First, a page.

It was a crowning achievement and a source of pride for all of us.
So we’ve accomplished a lot together – and that list is just the tip of the iceberg.
There’s also a lot of important work still underway.
For example, we’re working to respond to the comments we received this summer in order to develop the National Multi-modal Freight Network.
The Department also continues to work on a National Freight Strategic Plan -- striving to respond to what we’re hearing from states and other stakeholders across the country.
We also encourage you to get involved in the process of nominating alternative fuel corridors.
About a week ago, we announced 55 routes in 35 states and the District of Columbia that will serve as the basis for a national network of electric vehicle, hydrogen, propane and natural gas fueling corridors.
We’re going to continue the designation process on a rolling basis, so it’s very important the state DOTs are involved in the process of developing additional nominations.
Finally, I want to salute you for the tremendous progress you’ve made in completing your ADA transition plans.
31 states now have plans that meet regulatory requirements.
And we’re making progress toward having 100 percent of the plans in place by 2018.
This wouldn’t be happening without the commitment and dedication of the states and your understanding of how important it is that our public rights-of-way are accessible to all Americans.
The transition plans play a critical role in that effort – and FHWA is eager to work with you to reach the 100 percent mark!
SHARPENING THE AXE
Now, as an industry, it’s time to build on the impressive work we’ve done – and continue to do – to prepare our system for the future.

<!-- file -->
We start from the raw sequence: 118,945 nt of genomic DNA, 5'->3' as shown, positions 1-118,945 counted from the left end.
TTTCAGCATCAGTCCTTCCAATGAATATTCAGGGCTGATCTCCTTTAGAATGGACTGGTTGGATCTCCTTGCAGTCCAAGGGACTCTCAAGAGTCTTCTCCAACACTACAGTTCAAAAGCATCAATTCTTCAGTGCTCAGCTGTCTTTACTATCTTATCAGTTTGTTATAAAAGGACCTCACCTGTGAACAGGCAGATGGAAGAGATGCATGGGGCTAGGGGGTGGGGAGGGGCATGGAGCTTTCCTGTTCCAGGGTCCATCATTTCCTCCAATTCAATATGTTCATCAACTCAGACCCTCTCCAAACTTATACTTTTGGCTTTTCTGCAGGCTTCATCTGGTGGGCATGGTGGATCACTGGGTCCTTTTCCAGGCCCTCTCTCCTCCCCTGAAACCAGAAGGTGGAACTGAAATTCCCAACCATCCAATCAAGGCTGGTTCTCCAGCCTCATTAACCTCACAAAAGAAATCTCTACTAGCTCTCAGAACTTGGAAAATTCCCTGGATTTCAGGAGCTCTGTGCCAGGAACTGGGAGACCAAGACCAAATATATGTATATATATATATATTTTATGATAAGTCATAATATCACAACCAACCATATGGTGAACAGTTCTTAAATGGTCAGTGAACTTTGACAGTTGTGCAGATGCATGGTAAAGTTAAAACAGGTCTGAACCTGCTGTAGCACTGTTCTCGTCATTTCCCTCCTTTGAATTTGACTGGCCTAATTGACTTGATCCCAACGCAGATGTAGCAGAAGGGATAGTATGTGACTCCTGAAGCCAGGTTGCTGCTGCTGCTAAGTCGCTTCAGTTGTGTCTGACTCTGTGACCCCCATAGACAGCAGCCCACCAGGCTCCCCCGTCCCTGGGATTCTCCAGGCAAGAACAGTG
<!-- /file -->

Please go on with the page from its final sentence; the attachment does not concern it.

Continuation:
You’re well aware of our Beyond Traffic report and what it projects for our nation – how we’re going to be home to 70 million more people and need to move 45 percent more freight by 2045.
So our challenge is really quite simple: To build on what we’ve accomplished so we’re ready to meet the demands that projected tsunami of people and goods will present.
Failure is not an option.
That type of demand will choke our system, stifle our economy and diminish our quality of life unless we have the infrastructure to support it.
But if we plan and invest wisely, at a much higher level, it can have the opposite effect – boosting our economy and helping our society thrive to the benefit of our children and grandchildren.
I’m confident we’ll make the right choice.
Frankly, I believe we’ve done a lot of the hard work already – following the advice of no less a figure than Abraham Lincoln.
I know many of you have heard me tell this story, but it’s worth repeating and – I believe – very appropriate.
Lincoln said if he had six hours to chop down a tree, he’d spend the first four hours sharpening the axe.